internal stresses due to changes in their molecular spiral", as they lie in a somewhat rigid
medium in the limited space of the cell nucleus.
In developmental biology, cell type diversity is regulated by long range-acting signaling
molecules called morphogens that pattern uniform pools of cells in a concentration- and timedependent manner. The morphogen Sonic Hedgehog (Shh), for example, acts on limb
bud and neural
progenitors to
induce
expression
of
a
set
of homeodomain-
containing transcription factors to subdivide these tissues into distinct domains. It has been
shown that these tissues have a 'memory' of previous exposure to Shh[18]. In neural tissue, this
hysteresis is regulated by a homeodomain (HD) feedback circuit that amplifies Shh signaling In
this circuit, expression of Gli transcription factors, the executors of the Shh pathway, is
suppressed. Glis are processed to repressor forms (GliR) in the absence of Shh, but in the
presence of Shh, a proportion of Glis are maintained as full-length proteins allowed to
translocate to the nucleus, where they act as activators (GliA) of transcription. By reducing Gli
expression then, the HD transcription factors reduce the total amount of Gli (GliT), so a higher
proportion of GliT can be stabilized as GliA for the same concentration of Shh.
NEUROSCIENCE
The property by which some neurons do not return to their basal conditions from a stimulated
condition immediately after removal of the stimulus is an example of hysteresis. See
also: Refractory period.
RESPIRATORY PHYSIOLOGY
The transpulmonary pressure vs Volume curve of inhalation is different from the Pressure vs
Volume curve of exhalation, the difference being described as hysteresis. Lung volume at any
given pressure during inhalation is less than the lung volume at any given pressure during
exhalation.[20]
APPLICATIONS
Hysteresis represents states, and the characteristic curve shape is sometimes remiscent of a twovalue state, also called a bistable state. The hysteresis curve really contains infinitely many states,
but a simple application is to let the threshold regions (usually to the left and to the right)
represent respectively the on and off states. In this way, the system can be regarded as bistable.
Note that even if no external field is applied, the position of the hysteresis curve might change
with time: it is not necessarily stationary; i.e. the system may not stay in exactly the same state
as it had previously. The system might need new energy transfer to be stationary.
The hysteresis effect can be used when connecting complex circuits with the so-called passive
matrix addressing. This scheme is praised as a technique that can be used in
modern nanoelectronics,electrochrome cells, memory effect, etc. In this scheme, shortcuts are
made between adjacent components (see crosstalk) and the hysteresis helps to keep the
components in a particular state while the other components change states. That is, one can
address all rows at the same time instead of doing each individually.
In economics, hysteresis is used extensively in the area of labor markets. According to theories
based on hysteresis, economic downturns (recession) result in an individual becoming
unemployed, losing his/her skills (commonly developed 'on the job'), demotivated/disillusioned,
and employers may use time spent in unemployment as a screen. In times of an economic upturn
or 'boom', the workers affected will not share in the prosperity, remaining Long-Term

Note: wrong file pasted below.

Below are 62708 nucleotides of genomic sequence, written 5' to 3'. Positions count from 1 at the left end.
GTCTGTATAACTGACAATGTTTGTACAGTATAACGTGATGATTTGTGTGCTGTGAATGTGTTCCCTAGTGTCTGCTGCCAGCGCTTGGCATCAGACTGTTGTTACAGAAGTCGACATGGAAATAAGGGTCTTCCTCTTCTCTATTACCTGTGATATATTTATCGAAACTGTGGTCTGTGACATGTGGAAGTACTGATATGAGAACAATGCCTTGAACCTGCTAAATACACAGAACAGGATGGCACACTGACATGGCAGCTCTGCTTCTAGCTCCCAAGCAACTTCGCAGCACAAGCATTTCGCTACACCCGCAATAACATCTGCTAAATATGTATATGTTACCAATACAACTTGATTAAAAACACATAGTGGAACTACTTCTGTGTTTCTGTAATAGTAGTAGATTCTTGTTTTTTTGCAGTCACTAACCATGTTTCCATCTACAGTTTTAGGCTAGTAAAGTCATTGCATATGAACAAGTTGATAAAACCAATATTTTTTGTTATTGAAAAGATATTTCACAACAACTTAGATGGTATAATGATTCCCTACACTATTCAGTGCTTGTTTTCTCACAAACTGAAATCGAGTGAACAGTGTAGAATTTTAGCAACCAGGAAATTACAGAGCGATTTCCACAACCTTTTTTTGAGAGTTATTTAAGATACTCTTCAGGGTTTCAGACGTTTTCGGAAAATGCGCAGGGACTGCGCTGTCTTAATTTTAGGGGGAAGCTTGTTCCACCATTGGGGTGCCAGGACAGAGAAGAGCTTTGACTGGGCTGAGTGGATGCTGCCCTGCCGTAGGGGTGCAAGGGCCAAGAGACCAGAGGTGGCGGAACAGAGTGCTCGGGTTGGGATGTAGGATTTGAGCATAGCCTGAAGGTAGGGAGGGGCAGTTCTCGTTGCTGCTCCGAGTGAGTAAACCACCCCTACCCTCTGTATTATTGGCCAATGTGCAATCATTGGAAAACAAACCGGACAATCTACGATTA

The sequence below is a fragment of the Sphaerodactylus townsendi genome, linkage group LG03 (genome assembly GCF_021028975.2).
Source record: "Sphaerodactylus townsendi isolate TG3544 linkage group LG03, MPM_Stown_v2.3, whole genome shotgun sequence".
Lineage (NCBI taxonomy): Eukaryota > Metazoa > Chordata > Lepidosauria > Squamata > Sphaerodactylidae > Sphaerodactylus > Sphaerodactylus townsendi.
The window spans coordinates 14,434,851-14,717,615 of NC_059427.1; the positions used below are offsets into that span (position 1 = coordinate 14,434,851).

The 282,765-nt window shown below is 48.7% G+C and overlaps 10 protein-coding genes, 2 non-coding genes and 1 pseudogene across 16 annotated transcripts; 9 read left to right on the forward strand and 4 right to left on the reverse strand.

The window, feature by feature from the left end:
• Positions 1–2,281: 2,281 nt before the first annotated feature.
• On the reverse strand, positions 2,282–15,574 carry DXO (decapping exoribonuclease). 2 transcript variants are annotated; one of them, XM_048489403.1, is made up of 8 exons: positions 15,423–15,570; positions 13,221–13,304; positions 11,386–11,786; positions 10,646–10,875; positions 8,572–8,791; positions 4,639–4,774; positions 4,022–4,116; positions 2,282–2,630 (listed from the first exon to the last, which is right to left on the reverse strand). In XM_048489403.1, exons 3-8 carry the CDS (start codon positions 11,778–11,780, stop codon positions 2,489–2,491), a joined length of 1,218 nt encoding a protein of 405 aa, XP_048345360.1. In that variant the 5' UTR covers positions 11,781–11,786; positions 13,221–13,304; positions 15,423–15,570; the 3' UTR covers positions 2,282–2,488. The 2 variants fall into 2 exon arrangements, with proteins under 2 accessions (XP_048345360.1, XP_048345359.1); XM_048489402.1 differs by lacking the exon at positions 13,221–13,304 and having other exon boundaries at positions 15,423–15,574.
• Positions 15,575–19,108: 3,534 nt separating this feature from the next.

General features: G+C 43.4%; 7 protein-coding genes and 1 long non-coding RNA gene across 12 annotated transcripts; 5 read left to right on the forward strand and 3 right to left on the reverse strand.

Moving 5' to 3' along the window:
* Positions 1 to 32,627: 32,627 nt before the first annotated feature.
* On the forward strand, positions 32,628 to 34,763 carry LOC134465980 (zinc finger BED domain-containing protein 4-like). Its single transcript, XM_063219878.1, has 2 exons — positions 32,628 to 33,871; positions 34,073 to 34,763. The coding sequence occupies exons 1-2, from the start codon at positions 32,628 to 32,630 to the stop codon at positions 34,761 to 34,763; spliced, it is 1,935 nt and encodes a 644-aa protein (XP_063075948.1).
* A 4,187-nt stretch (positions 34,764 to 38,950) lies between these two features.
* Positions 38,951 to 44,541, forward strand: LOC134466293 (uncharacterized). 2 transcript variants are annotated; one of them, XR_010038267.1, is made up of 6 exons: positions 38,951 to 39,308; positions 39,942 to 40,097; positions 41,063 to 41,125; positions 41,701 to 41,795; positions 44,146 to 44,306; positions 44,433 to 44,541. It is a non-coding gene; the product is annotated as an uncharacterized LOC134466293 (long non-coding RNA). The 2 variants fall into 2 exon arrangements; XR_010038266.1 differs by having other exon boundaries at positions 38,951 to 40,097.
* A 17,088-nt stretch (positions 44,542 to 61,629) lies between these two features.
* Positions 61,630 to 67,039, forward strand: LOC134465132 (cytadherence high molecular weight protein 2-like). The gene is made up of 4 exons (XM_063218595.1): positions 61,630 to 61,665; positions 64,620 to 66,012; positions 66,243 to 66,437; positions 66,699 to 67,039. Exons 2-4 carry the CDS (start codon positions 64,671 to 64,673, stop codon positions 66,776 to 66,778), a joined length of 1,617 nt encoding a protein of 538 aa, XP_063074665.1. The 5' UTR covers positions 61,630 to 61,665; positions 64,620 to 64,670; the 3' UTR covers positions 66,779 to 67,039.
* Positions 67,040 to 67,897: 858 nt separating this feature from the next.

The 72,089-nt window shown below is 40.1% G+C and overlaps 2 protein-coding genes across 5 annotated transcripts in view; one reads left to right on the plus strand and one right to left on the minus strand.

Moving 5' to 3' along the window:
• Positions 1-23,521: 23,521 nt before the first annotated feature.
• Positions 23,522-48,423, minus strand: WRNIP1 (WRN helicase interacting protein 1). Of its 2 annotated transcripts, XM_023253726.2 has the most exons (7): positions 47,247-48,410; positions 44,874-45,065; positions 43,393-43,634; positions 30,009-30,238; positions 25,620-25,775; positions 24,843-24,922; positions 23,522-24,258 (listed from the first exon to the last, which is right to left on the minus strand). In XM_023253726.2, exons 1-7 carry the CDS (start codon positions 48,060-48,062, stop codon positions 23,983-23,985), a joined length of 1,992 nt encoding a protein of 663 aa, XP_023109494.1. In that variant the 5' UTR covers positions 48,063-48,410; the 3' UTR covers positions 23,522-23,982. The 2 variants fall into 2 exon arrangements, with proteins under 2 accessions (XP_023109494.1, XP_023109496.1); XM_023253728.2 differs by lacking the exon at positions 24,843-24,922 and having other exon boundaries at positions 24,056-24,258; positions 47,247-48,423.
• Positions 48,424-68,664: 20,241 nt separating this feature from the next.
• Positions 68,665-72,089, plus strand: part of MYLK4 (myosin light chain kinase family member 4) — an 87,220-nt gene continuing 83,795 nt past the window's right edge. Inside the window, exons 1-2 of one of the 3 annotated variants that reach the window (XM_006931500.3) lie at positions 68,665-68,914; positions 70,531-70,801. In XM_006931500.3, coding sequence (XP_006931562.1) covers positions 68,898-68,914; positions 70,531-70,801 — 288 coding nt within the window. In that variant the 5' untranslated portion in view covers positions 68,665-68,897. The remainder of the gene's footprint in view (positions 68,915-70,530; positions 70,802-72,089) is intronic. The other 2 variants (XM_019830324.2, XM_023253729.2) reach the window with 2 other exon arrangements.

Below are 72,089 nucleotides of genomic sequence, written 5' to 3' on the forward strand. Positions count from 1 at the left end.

Unemployed (>52 weeks). Hysteresis has been put forward as a possible explanation for the poor
unemployment performance of many economies in the 1990s. Labor market reform, and/or
strong economic growth, may not therefore aid this pool of long-term unemployed, and thus
specific targeted training programs are presented as a possible policy solution.[ In the field of
audio electronics, a noise gate often implements hysteresis intentionally to prevent the gate from
"chattering" when signals close to its threshold are applied.
Small vehicle suspensions using rubber (or other elastomers) can achieve the dual function of
springing and damping because rubber, unlike metal springs, has pronounced hysteresis and does
not return all the absorbed compression energy on the rebound. Mountain bikes have frequently
made use of elastomer suspension, as did the original Mini car.
MODELS OF HYSTERESIS
Each subject that involves hysteresis has models that are specific to the subject. In addition, there
are models that capture general features of many systems with hysteresis. An example is
thePreisach model of hysteresis, which represents a hysteresis nonlinearity as a superposition of
square loops called hysterons.
INSTRUMENT TRANSFORMERS
.
A transformer is a device that transfers electrical energy from one circuit to another
through inductively coupled conductors—the transformer's coils. A varying current in the first
or primary winding creates a varying magnetic flux in the transformer's core and thus a
varying magnetic field through the secondarywinding. This varying magnetic field induces a
varying electromotive force (EMF) or "voltage" in the secondary winding. This effect is
called mutual induction.
If a load is connected to the secondary, an electric current will flow in the secondary winding and
electrical energy will be transferred from the primary circuit through the transformer to the load.
In an ideal transformer, the induced voltage in the secondary winding (Vs) is in proportion to the
primary voltage (Vp), and is given by the ratio of the number of turns in the secondary (Ns) to the
number of turns in the primary (Np) as follows:
By appropriate selection of the ratio of turns, a transformer thus allows an alternating